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I am just beginning to read book reviews in Japanese, starting with this one at 小説すばる. I'm noticing that quite often the kanji 書 appears by itself, in phrases like:

書の内容

幅広いジャンルの書

さまざまな書に敬意を払い

and the like. The dictionaries I've found are not clear as to whether in this usage it would be pronounced しょ / ふみ / かき / がき (different possibilities I have found).

Any thoughts on what is correct here? Also, is it something used this way only in written language? In real life would you just say 本の内容 etc.?

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In every one of your three examples, 「書」 is read 「しょ」. Read it differently in any one of those and you will sound just "wronger" than you want to.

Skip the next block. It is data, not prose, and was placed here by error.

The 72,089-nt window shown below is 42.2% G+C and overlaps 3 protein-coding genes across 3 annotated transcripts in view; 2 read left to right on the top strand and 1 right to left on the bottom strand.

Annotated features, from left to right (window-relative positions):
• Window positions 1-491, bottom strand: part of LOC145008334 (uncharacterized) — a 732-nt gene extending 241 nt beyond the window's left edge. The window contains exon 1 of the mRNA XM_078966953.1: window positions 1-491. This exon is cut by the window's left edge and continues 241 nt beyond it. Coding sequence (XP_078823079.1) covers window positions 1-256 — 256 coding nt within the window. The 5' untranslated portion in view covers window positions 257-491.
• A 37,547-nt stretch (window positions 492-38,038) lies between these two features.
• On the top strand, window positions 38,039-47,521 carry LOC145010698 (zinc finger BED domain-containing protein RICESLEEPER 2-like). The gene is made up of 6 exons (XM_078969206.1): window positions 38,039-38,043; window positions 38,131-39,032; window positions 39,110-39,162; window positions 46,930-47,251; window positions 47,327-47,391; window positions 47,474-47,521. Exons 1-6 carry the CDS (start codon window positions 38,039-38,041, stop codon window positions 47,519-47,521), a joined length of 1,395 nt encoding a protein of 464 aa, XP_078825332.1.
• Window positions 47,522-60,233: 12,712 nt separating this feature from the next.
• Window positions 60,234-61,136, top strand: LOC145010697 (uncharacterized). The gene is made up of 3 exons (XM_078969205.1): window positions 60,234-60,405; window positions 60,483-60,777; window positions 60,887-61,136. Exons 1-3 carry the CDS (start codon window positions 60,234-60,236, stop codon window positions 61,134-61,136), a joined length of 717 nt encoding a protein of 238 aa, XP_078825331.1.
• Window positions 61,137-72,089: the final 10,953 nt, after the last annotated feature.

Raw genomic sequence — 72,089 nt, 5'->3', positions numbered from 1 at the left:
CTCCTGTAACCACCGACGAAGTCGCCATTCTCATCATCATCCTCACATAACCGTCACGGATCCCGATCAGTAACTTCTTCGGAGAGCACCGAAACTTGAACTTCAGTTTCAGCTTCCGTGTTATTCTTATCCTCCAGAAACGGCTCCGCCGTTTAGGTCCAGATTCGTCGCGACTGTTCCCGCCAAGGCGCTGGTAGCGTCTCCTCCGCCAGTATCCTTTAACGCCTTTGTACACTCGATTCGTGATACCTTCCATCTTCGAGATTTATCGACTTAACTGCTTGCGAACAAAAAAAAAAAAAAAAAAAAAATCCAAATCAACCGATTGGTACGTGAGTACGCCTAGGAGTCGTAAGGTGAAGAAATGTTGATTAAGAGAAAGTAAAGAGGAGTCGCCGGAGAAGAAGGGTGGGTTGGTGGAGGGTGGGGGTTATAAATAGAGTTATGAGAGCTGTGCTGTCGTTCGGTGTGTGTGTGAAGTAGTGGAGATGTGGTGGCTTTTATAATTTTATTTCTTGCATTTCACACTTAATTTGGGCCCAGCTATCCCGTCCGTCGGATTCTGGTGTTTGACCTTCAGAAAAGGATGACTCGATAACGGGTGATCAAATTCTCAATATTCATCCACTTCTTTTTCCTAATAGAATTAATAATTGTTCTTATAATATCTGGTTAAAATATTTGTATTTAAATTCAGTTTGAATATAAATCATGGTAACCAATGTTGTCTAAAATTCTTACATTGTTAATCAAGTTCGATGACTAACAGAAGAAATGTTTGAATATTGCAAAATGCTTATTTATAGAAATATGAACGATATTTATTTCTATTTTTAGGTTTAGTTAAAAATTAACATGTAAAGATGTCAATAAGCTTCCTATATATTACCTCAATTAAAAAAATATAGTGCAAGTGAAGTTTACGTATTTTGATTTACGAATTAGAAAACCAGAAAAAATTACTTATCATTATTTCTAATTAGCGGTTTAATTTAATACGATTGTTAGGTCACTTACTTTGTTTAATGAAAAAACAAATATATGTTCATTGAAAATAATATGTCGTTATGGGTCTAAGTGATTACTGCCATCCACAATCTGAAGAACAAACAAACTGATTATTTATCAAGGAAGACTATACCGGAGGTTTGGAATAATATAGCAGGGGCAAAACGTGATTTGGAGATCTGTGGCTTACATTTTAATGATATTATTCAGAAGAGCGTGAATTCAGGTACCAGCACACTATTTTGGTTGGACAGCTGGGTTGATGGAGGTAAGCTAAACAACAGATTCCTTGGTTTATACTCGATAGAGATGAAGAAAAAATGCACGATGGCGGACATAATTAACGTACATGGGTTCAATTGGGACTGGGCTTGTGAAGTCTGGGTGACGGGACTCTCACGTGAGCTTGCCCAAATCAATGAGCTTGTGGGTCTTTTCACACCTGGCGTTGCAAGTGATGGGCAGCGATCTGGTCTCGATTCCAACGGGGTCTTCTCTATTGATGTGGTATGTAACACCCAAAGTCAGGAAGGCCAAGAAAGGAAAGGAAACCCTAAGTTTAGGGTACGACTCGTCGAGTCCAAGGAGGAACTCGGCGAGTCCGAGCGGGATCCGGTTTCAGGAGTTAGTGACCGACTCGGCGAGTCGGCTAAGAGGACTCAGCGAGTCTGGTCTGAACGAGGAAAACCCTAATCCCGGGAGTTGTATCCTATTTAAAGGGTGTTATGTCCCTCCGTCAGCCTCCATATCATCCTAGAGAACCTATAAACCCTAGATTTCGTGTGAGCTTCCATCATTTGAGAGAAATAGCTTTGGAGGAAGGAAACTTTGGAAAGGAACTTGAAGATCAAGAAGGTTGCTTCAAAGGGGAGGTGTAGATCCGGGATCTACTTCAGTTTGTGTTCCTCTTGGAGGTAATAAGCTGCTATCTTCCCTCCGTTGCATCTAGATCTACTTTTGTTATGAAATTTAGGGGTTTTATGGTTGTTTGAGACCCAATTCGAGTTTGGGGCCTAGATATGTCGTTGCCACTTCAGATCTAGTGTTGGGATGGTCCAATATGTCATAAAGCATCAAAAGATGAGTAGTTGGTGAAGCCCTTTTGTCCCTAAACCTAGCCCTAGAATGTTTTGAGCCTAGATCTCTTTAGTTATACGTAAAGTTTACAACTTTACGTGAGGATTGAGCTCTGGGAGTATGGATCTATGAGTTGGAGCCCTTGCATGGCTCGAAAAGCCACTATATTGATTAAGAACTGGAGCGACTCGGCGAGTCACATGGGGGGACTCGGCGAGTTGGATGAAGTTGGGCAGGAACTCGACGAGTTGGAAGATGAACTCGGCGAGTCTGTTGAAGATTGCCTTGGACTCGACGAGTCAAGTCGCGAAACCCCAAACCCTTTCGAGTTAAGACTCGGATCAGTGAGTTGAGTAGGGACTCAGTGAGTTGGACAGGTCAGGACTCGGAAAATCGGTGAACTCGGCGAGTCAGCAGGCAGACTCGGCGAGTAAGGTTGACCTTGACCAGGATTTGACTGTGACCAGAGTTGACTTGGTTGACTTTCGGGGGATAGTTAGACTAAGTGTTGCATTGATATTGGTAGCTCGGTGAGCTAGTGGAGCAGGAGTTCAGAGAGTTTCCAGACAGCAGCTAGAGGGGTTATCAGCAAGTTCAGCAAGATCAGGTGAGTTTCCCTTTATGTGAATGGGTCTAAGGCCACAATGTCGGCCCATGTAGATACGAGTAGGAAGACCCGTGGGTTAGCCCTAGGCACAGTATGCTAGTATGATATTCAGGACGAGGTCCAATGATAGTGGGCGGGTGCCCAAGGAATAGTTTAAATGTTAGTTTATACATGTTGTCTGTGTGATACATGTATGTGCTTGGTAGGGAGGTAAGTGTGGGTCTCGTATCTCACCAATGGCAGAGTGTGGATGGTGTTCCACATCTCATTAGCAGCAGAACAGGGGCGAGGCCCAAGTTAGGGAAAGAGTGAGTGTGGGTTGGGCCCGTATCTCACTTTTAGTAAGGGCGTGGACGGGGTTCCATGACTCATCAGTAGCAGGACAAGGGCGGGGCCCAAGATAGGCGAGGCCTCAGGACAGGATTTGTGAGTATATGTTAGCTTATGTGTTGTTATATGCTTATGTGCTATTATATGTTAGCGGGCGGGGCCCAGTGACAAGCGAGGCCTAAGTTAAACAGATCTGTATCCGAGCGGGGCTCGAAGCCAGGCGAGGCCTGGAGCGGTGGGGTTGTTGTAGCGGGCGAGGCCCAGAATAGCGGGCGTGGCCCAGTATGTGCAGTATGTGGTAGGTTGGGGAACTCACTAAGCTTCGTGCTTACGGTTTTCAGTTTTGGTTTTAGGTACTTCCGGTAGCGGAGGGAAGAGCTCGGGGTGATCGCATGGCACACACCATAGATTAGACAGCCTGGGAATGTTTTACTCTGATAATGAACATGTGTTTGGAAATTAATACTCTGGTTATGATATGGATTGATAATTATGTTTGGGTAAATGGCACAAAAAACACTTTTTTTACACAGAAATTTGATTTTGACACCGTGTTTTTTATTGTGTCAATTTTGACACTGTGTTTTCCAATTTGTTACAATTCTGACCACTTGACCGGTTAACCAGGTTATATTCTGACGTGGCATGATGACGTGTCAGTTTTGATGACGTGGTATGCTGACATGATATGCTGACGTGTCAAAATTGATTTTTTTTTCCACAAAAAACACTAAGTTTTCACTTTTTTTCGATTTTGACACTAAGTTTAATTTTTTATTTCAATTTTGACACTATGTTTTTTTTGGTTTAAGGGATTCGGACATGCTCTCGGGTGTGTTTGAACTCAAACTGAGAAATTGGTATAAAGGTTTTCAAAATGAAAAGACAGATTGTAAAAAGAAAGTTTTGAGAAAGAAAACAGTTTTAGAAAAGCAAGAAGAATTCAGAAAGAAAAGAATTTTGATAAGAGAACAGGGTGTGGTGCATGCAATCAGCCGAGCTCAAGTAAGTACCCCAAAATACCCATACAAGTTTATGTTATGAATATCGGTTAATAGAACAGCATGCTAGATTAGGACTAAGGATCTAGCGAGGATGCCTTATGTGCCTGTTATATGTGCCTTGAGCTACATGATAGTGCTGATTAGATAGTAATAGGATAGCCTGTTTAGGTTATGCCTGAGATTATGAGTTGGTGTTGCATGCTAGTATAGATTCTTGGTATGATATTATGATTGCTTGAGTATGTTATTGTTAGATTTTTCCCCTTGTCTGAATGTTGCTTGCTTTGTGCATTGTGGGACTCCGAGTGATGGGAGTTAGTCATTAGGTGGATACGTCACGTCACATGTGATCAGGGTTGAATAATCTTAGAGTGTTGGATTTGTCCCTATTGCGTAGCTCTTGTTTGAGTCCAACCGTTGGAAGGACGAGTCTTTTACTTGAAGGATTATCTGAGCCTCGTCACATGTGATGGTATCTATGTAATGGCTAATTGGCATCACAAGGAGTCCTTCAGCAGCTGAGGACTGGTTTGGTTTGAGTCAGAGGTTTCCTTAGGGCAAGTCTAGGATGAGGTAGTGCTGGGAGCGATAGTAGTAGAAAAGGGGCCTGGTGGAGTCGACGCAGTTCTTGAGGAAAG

Formal/Technical vs. Informal/Non-Technical:

Brush Calligraphy: [書]{しょ}・[書道]{しょどう} vs. [習字]{しゅうじ}

Books: [書]{しょ}・[書籍]{しょせき}・[書物]{しょもつ} vs. [本]{ほん}

Letters: [書]{しょ}・[書簡]{しょかん} vs. [手紙]{てがみ}

For the 「ふみ」 reading, we have 「[書読]{ふみよ}み」, which means "scholar", but in schools, you will learn to write it as 「文読み」 for the same reading.

The 「かき」/「がき」 readings will only be found as part of words such as 「お[品書]{しながき}」= "menu", 「[手書]{てがき}」 = "hand-writing", etc.

"Also, is it something used this way only in written language? In real life would you just say [本]{ほん}の[内容]{ないよう} etc.?"

Generally speaking, yes, but perhaps not exclusively so because "daily language" is different for everyone. Though highly unlikely, there might be people out there who use 「書」 every time he refers to a book.

  • As a non-native speaker who interacts with a lot of academic Japanese, I can vouch that for non-native speakers using things like [書]{しょ} in daily life makes one harder to understand for native speakers. – virmaior May 19 '16 at 1:22

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